In my mind, the timed race rule is antiquated. The rule began during the CART era, and was put into place to ensure that an event would fit into the television window. Mind you, this was during a time when the the races were broadcast on ABC-TV and there were no streaming options or alternate networks to switch coverage to. I remember many times during that era where a race may be shortened, albeit just a few laps, so that coverage of a golf match would start on time. It made sense in the 1990s.
So, what did NBC-Sports have on the docket Sunday immediately following the IndyCar race that they had to switch to? An IndyCar special (fittingly enough, a profile of James Hinchcliffe) that had previously aired on Friday. That was followed by a previously aired NASCAR recap show, that could also have taken a back-burner to a live event.
In my mind, there was plenty of daylight left, and still about an hour before the next storm system was expected. I feel like we could have gotten the full race distance instead of closing up shop after a yellow parade. After all, one of the goals of this weekend was to introduce the series to a new market and broaden the fanbase. Did taking 28 more laps of racing away from the paying fans that came out in the rain do anything toward accomplishing that goal?
Of course, we very may well have seen another hour of solid yellows. We will never know at this point.
And, in all honesty, while the racing line was drying nicely, the grass and runoff areas were pretty dangerous. Many of the yellow flags were for minor spins or off-track excursions, but the final caution of the day came after a major shunt involving Simon Pagenaud, Ryan Hunter-Reay and Sebastien Bourdais.
Battling for position, Ryan Hunter-Reay essentially pushed Pagenaud’s Penske car into the wet grass sending both cars careening off the track. Bourdais, the innocent victim being taken along for the ride, took the hardest hit. His car nailed the armco barrier hard enough to crack the tub.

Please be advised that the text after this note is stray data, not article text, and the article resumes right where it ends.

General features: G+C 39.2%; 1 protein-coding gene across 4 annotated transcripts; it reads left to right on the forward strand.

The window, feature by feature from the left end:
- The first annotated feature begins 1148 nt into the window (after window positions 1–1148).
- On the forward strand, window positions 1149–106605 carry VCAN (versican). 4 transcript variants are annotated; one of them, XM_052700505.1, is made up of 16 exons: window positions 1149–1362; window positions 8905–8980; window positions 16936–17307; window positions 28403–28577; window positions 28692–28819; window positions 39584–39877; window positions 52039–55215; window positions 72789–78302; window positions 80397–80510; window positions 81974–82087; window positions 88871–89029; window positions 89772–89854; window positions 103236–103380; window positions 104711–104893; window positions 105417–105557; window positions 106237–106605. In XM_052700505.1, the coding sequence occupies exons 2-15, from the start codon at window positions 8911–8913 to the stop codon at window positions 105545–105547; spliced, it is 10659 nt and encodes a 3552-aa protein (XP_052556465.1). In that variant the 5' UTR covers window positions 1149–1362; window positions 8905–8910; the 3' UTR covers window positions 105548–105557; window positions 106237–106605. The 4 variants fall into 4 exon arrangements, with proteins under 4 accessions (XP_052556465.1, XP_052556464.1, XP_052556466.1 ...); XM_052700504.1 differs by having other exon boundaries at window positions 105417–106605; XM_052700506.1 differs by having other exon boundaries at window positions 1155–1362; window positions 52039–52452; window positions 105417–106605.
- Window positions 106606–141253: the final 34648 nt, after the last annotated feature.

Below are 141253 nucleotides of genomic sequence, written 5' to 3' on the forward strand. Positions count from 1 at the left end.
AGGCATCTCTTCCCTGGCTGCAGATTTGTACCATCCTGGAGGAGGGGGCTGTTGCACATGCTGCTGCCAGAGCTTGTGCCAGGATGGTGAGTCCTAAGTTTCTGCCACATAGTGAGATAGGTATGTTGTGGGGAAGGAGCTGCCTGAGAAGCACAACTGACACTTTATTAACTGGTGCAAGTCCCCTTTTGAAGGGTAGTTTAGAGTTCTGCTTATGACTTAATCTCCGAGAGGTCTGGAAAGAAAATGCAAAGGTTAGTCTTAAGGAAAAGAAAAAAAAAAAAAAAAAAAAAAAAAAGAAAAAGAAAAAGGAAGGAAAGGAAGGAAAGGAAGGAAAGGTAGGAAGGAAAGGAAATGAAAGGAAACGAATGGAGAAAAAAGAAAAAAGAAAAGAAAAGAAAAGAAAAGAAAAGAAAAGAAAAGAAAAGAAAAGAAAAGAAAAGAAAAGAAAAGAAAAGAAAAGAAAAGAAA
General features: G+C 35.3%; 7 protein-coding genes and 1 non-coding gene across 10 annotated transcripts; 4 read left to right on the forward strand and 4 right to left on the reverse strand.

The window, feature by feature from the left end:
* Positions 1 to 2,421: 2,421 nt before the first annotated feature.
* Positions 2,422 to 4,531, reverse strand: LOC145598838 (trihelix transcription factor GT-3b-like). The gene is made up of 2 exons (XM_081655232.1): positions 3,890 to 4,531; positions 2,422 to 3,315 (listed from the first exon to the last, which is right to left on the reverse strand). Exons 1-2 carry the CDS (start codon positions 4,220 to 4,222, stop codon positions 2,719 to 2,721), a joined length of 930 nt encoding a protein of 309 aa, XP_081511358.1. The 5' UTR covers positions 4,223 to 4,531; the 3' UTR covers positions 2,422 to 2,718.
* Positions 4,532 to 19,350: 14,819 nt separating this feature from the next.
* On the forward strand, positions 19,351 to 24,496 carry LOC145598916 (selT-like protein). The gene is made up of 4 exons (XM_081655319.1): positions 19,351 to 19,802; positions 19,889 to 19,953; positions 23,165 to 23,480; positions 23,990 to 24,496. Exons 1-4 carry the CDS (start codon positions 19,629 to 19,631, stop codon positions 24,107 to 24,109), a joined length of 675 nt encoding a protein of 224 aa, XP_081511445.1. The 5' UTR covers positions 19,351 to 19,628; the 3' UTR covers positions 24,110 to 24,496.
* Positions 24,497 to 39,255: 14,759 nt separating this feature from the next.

“It was a pretty nasty hit and missed my head by a couple of inches,” Bourdais said. “The tub is broken at shoulder level. It was a very big hit. I’m on the inside and I’m three wide. The bummer is Ryan throws him (Pagenaud) in the grass. If he doesn’t do that, we’re just running three-wide and it’s all good. But once he put Simon in the grass it was all over. It was a big hit.”
For his part, Pagenaud did not mince words when it came to laying the blame on Hunter-Reay. “It’s a shame Sebastien got involved in there,” said Pagenaud, “He didn’t deserve it. I’m really disappointed with Ryan’s actions. That is just not professional. That is absolutely as bad a move as I’ve experienced.”
With the inaugural Grand Prix of Louisiana now in the books, the challenge now is to make this a better event going forward.
A different date on the calendar might be a good place to start. Not only was the race held when April Showers rule, but they had to go up against established local events such as the Strawberry Festival and the French Quarter Festival.
IndyCar CEO, Mark Miles, has stated that he wants to start the season in February with an International swing. I can’t help but think that a February date may suit NOLA just fine, and the season can kick off in the States before heading overseas. Just some food for thought.
The Verizon IndyCar Series will return to action next weekend for the 41st Annual Toyota Grand Prix of Long Beach.
photos courtesy IndyCar